It's time to kill the death penalty
Botched execution calls for reevaluation of already questionable practice
The death penalty is slowly dying - not because of legal challenges or moral opposition to the practice, per se, but because the tools of the trade are increasingly unavailable.
The latest in a string of contentious executions came this week when the state of Oklahoma carried out the death penalty on convicted rapist and murderer Clayton Lockett.
A striking trend of using new drugs to execute prisoners has overshadowed executions throughout the year. In protest of the death penalty, European drug manufacturers are no longer providing drugs traditionally used for execution to the United States.
This has left states vehement on executing criminals testing the effectiveness of new, at times untested, clearly unsafe drugs. This lack of testing has exacerbated the already arguably cruel and unusual punishment that characterizes the experience of a prisoner after receiving the drugs.
Witnesses described the Lockett's execution as "botched."
After witnessing the condemned writhe on the gurney 10 minutes after being deemed unconscious by the doctor present, the injection process was halted. The blinds of the window into the viewing gallery were lowered. Lockett died of a heart attack over half an hour later. Officials say a vein of his "exploded," meaning the drugs were absorbed slowly into his soft tissue as opposed to his bloodstream.
The incident has thrust the debate over capital punishment back onto headlines across the country. The death penalty is being attacked not for its moral or legal grounding, but for its increasing impracticality, spurred by international discontent with the practice.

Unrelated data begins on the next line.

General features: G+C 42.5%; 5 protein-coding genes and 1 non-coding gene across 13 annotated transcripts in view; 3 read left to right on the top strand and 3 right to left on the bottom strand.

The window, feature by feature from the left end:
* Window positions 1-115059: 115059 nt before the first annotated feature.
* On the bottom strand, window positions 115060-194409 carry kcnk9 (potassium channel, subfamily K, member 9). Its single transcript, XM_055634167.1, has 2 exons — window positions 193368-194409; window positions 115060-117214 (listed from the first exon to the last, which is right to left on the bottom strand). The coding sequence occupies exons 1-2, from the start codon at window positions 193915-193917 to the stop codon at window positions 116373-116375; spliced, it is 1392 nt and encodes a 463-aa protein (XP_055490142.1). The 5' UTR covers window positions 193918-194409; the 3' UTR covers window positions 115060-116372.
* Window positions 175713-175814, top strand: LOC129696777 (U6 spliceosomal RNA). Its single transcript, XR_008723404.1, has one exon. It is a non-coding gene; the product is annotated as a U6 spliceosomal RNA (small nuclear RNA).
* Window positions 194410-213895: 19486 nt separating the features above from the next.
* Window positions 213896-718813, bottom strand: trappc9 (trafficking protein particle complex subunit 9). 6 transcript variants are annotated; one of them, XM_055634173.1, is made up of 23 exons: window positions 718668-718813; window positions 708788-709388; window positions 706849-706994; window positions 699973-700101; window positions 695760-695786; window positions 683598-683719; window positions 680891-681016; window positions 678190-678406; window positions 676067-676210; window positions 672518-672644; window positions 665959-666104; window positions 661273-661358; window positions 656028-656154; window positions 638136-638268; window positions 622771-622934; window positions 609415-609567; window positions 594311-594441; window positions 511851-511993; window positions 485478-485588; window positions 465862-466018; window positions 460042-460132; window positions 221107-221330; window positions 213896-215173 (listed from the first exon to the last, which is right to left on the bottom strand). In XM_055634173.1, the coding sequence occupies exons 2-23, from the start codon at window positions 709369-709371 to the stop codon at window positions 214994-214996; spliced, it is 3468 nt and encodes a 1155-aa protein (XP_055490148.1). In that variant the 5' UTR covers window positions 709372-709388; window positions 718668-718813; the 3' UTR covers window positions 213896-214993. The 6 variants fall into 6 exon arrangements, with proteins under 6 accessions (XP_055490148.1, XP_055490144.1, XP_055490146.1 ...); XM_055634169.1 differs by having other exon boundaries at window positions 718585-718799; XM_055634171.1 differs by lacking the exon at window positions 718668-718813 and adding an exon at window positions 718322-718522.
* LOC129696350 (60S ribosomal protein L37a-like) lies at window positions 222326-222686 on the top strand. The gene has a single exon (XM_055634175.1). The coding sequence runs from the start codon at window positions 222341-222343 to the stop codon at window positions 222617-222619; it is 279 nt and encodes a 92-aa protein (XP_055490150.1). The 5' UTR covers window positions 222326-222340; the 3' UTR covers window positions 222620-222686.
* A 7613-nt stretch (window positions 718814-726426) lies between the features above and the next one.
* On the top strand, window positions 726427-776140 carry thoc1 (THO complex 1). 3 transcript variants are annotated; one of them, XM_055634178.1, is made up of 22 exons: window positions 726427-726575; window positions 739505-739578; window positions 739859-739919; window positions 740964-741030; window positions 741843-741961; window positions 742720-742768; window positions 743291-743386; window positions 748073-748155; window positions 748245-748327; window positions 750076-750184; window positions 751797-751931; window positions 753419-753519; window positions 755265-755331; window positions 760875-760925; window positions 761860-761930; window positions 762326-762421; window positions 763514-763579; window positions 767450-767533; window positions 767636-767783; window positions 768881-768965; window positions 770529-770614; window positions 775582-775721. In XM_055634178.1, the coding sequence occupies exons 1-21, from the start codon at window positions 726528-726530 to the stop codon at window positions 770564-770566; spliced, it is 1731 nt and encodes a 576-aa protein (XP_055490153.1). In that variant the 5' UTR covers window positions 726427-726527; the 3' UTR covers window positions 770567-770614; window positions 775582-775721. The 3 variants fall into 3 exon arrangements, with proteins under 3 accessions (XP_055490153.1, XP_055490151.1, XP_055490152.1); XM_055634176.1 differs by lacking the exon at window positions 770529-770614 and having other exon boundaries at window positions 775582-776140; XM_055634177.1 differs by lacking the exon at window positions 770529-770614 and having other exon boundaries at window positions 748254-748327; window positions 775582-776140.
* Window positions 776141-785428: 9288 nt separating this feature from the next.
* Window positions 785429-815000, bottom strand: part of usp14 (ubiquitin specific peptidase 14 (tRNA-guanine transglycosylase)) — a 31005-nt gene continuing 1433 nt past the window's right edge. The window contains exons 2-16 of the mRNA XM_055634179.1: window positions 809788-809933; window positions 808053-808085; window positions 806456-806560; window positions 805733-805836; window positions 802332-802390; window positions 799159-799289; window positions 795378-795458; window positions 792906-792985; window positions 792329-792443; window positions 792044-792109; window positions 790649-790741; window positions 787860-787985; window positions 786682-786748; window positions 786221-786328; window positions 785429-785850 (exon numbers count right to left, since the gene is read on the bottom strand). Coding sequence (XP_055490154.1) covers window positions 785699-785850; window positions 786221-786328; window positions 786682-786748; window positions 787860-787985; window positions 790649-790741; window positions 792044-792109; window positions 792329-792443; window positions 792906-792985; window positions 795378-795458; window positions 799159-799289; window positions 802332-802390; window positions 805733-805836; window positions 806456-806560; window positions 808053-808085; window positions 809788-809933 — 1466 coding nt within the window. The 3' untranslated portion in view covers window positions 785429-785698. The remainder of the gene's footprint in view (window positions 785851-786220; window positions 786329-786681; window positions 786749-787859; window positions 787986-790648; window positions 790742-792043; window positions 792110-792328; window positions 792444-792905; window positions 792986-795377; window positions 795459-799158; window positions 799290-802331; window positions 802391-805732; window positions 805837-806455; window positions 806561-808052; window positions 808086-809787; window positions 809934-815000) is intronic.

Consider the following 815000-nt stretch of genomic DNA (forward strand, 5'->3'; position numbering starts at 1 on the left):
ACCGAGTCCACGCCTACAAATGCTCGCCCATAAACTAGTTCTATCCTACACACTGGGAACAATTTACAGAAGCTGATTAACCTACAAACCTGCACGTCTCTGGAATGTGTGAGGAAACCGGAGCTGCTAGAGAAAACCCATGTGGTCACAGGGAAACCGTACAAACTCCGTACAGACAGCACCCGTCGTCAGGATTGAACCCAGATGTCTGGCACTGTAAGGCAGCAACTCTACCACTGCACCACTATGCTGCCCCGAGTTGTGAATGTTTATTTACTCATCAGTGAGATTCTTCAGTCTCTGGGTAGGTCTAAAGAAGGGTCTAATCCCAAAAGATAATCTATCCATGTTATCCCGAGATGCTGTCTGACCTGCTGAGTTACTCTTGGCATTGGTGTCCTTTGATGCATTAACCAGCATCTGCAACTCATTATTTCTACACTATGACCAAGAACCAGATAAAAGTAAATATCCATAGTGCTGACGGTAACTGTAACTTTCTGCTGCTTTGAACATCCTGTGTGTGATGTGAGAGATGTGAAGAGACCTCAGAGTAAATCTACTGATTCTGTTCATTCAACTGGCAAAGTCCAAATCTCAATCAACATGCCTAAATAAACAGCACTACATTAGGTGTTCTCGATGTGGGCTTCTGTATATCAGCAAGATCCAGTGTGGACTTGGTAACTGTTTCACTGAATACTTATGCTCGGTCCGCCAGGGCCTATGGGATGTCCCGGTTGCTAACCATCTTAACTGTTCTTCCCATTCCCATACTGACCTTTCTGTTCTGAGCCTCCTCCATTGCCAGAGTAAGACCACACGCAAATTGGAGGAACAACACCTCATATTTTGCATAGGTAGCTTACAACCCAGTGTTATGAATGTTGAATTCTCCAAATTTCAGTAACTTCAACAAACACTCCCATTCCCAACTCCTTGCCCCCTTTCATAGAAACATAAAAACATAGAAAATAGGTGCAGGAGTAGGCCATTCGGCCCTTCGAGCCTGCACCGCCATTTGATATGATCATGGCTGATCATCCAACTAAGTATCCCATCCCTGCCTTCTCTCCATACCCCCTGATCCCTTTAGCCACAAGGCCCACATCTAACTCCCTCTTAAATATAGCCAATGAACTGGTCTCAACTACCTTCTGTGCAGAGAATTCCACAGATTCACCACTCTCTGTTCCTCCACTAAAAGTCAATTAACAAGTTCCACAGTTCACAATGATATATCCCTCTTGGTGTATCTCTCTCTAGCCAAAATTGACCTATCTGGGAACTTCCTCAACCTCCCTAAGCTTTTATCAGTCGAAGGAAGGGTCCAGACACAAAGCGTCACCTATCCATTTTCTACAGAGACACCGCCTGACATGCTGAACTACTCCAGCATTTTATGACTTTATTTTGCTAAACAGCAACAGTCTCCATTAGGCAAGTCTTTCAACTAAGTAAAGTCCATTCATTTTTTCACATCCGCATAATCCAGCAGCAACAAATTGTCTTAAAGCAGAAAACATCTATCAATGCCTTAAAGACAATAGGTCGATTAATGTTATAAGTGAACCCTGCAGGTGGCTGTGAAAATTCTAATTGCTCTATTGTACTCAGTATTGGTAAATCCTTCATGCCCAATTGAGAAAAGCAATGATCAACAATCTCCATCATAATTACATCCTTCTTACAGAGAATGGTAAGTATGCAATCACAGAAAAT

The question still retains some obvious ethical considerations. When does legal execution become illegal cruel and unusual punishment? Is a human being wrenching and writhing in pain, clenching his or her teeth and thrusting on a gurney the image of justice served?
Lockett, like Michael Lee Wilson and Dennis McGuire (criminals who have suffered similarly botched executions with new drug cocktails), certainly deserved the maximum punishment allowed under the law for his vile crimes.
Wilson and McGuire faced inhumane death sentences with drug cocktails in lieu of the appropriate drugs being available. Danish and Italian drug makers have ceased shipping sodium thiopental and pentobarbital to the United Stated in protest of capital punishment.
The question is not whether Lockett should have been punished, but whether we as a civilized society wish to maintain a practice that is increasingly vanishing from developed nations. While the world is moving away from the notion of an eye for an eye, we are left killing heinous criminals in increasingly heinous ways.
The question that arises with this latest failed attempt at administering a flawed conception of justice is, is that how we wish to conduct ourselves?
International norms alone are not reason to change a criminal policy still practiced in the vast majority of states, but it gives cause for careful reflection.
A series of inhumane executions, be they of depraved criminals or not, is cause for meaningful action and serious reconsideration of how we administer justice to those we find most contemptible.
A nation can scarcely be judged by how it treats the average citizen or laudable prodigy. It is assumed, rightfully so, these populations will flourish and prosper in any functioning society. It's easy to promote human rights when everyone behaves humanely.
How we choose to handle individuals who have offended the general citizenry, who have committed actions universally seen as reprehensible and depraved - that will be the test of our character.
With Lockett's death still at the forefront of our attention, the time to decide how we will define human rights is now.